Educational - Cap
Back to: Weather Q & A
In order for thunderstorms to develop, the air near the surface must be buoyant. Just like air bubbles in water. Since air is less dense then water, any air bubbles released in water float to the surface, they are buoyant.
So, think of thunderstorm clouds as being almost like those air bubbles. When the air near the surface becomes buoyant, it bubbles up through the atmosphere. What makes air buoyant? It has to be less dense then the atmosphere surrounding it. Air is less dense than water, so air is buoyant in water. Warm, moist air is less dense then cool air. So, the air near the surface needs to be warm and moist, and the air above needs to be cool and dry. As the air rises, the pressure of the atmosphere surrounding it decreases (there is less atmosphere above pressing down), this causes our warm moist air to cool. So we have another concept to remember: when air goes into an area of lower pressure, it cools. When air is compressed (into an area of higher pressure), it warms. This described by the "Ideal Gas Law".
Okay, back to the air rising from the surface. As the buoyant air rises, it cools. This cooling causes the water vapor (gas) in the air to turn to clouds (the water vapor becomes small water droplets). These water droplets are what we see as cloud.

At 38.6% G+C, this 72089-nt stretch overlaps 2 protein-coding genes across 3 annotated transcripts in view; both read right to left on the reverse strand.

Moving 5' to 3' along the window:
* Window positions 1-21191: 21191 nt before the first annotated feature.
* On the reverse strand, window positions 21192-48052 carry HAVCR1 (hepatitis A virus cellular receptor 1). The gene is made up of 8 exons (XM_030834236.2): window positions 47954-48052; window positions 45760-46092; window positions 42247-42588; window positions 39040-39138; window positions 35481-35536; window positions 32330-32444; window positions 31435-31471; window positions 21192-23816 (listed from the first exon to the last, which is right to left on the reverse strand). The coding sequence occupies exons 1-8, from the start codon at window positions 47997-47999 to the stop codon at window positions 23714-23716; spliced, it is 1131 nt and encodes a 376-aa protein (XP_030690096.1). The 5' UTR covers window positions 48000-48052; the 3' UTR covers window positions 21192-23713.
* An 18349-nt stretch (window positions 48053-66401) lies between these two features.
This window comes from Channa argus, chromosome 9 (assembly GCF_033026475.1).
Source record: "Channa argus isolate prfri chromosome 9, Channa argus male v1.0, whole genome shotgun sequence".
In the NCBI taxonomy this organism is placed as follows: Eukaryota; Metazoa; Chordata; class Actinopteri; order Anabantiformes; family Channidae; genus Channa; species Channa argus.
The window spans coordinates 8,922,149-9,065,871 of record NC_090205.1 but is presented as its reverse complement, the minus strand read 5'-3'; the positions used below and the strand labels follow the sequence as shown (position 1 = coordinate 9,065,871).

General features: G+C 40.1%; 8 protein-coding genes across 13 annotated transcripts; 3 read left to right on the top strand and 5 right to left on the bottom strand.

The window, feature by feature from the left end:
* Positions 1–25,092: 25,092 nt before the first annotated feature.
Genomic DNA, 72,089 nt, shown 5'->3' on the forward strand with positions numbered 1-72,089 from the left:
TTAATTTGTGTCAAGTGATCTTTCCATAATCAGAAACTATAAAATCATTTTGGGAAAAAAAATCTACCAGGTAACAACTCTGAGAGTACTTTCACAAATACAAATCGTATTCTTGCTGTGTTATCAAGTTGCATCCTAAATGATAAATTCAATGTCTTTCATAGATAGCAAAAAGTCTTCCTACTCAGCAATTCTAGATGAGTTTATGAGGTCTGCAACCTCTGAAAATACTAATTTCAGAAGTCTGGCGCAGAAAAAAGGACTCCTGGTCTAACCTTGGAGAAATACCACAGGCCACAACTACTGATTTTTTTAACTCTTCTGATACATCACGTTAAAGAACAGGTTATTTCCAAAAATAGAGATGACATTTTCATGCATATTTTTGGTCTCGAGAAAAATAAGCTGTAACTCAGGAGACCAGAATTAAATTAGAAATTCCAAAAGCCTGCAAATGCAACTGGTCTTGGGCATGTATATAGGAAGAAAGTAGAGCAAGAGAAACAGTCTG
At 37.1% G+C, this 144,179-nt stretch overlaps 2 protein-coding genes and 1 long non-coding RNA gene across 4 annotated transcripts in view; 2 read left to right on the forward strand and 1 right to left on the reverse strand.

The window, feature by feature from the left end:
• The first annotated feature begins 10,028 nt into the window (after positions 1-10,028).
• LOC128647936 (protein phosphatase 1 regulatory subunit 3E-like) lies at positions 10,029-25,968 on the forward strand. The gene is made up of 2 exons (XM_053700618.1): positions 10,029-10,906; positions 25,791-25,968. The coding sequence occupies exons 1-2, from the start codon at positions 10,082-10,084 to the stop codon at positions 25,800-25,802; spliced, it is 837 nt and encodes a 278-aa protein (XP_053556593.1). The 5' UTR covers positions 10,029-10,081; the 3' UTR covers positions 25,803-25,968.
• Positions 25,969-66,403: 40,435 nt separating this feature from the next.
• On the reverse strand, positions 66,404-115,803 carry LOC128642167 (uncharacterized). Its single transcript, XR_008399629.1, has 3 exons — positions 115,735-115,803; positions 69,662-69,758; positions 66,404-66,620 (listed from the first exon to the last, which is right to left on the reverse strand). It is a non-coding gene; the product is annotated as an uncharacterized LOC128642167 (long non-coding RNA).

That's part one. We understand that thunderstorms form when air near the surface becomes buoyant, rises, cools, and forms clouds.
The Gulf Coast area has a VERY special weather situation in Spring and Summer that creates the CAP you are speaking of. Often there is moist air flowing from the Gulf of Mexico over the whole region, and this air is relatively cool, especially if it's already cloudy. At the same time, air higher in the atmosphere is flowing from the West (from the desert) as part of a high pressure system. This dry desert air is being forced to flow downward toward the surface by the high pressure. As the warm air descends, it gets compressed. Remember from above, when air is compressed, it warms further.
This forms the "CAP". It's called a cap because it acts just like a bottle cap. The air near the surface is cool and moist, and this dry desert air above is warm. So, the air at the surface ISN'T buoyant. It's cool and dense, while the air above is warm and less dense.
So throughout a typical severe thunderstorm day, we start will cool, cloudy air near the surface and warm air aloft. The sun slowly warms the surface air, and erodes the clouds. Our cool, denser surface air is becoming less and less dense as it warms. Eventually, there will be a spot, or several spots over the region where the this moist surface air suddenly becomes warm enough to be buoyant!
These spots of buoyant air explode into thunderstorms!
Since the air near the surface can only poke through these small holes where the air is buoyant, you tend to get big/severe storms. All of the energy of the warming sun is concentrated into a few places! I think that's really cool.
So, next time your area is forecasted to have a cap, look outside from time to time. Watch for the places where the cap breaks first. You'll see thunderstorm clouds suddenly form.